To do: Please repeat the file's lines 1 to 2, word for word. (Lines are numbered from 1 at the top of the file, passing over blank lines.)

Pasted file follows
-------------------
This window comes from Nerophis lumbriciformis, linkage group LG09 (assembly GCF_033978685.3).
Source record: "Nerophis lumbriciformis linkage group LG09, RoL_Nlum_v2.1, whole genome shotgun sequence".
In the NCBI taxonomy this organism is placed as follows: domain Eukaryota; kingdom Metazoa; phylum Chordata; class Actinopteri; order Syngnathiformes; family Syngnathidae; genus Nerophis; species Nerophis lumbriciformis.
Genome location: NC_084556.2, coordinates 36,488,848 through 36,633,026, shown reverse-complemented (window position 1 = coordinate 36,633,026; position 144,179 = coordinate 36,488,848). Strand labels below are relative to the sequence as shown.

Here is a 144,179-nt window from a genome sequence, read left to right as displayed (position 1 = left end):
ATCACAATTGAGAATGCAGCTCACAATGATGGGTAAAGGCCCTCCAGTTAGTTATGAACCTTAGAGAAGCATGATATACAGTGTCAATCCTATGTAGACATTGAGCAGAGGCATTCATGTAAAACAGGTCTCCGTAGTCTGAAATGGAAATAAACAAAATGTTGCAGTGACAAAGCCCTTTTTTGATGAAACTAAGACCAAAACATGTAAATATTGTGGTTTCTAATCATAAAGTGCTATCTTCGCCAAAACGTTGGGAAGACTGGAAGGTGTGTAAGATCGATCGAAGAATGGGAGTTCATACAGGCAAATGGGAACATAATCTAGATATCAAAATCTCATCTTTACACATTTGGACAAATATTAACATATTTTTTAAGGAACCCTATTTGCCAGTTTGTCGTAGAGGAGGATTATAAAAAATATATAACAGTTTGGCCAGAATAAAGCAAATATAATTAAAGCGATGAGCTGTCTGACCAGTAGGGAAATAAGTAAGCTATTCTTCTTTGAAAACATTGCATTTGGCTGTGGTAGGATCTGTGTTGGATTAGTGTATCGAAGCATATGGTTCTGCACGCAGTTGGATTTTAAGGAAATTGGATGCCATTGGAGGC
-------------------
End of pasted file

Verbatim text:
This window comes from Nerophis lumbriciformis, linkage group LG09 (assembly GCF_033978685.3).
Source record: "Nerophis lumbriciformis linkage group LG09, RoL_Nlum_v2.1, whole genome shotgun sequence".